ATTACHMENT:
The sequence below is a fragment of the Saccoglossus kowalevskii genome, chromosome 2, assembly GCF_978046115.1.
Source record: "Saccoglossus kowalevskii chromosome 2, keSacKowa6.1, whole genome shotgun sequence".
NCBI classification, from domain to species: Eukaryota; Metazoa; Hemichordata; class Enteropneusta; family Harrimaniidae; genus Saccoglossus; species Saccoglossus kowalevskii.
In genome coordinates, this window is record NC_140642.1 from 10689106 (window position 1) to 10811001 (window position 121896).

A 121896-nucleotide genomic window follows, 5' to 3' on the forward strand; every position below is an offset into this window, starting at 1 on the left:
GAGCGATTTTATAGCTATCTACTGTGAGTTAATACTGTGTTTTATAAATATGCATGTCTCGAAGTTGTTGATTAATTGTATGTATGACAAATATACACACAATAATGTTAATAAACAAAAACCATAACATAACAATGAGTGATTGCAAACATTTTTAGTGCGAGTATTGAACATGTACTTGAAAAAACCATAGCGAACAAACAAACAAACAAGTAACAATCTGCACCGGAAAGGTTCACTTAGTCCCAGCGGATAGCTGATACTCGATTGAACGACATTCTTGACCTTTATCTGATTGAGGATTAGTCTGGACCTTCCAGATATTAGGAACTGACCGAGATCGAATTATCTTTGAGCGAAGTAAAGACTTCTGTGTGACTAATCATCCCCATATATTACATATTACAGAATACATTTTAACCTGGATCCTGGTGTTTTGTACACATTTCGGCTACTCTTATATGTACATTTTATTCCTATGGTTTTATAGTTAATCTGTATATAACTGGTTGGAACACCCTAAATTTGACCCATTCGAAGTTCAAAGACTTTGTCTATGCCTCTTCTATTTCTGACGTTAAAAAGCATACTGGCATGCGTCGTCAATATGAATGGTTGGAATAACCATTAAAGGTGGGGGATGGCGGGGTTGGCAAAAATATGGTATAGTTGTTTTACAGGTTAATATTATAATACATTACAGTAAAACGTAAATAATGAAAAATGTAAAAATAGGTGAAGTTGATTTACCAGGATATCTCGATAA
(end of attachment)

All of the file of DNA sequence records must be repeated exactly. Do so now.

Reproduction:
The sequence below is a fragment of the Saccoglossus kowalevskii genome, chromosome 2, assembly GCF_978046115.1.
Source record: "Saccoglossus kowalevskii chromosome 2, keSacKowa6.1, whole genome shotgun sequence".
NCBI classification, from domain to species: Eukaryota; Metazoa; Hemichordata; class Enteropneusta; family Harrimaniidae; genus Saccoglossus; species Saccoglossus kowalevskii.
In genome coordinates, this window is record NC_140642.1 from 10689106 (window position 1) to 10811001 (window position 121896).

A 121896-nucleotide genomic window follows, 5' to 3' on the forward strand; every position below is an offset into this window, starting at 1 on the left:
GAGCGATTTTATAGCTATCTACTGTGAGTTAATACTGTGTTTTATAAATATGCATGTCTCGAAGTTGTTGATTAATTGTATGTATGACAAATATACACACAATAATGTTAATAAACAAAAACCATAACATAACAATGAGTGATTGCAAACATTTTTAGTGCGAGTATTGAACATGTACTTGAAAAAACCATAGCGAACAAACAAACAAACAAGTAACAATCTGCACCGGAAAGGTTCACTTAGTCCCAGCGGATAGCTGATACTCGATTGAACGACATTCTTGACCTTTATCTGATTGAGGATTAGTCTGGACCTTCCAGATATTAGGAACTGACCGAGATCGAATTATCTTTGAGCGAAGTAAAGACTTCTGTGTGACTAATCATCCCCATATATTACATATTACAGAATACATTTTAACCTGGATCCTGGTGTTTTGTACACATTTCGGCTACTCTTATATGTACATTTTATTCCTATGGTTTTATAGTTAATCTGTATATAACTGGTTGGAACACCCTAAATTTGACCCATTCGAAGTTCAAAGACTTTGTCTATGCCTCTTCTATTTCTGACGTTAAAAAGCATACTGGCATGCGTCGTCAATATGAATGGTTGGAATAACCATTAAAGGTGGGGGATGGCGGGGTTGGCAAAAATATGGTATAGTTGTTTTACAGGTTAATATTATAATACATTACAGTAAAACGTAAATAATGAAAAATGTAAAAATAGGTGAAGTTGATTTACCAGGATATCTCGATAA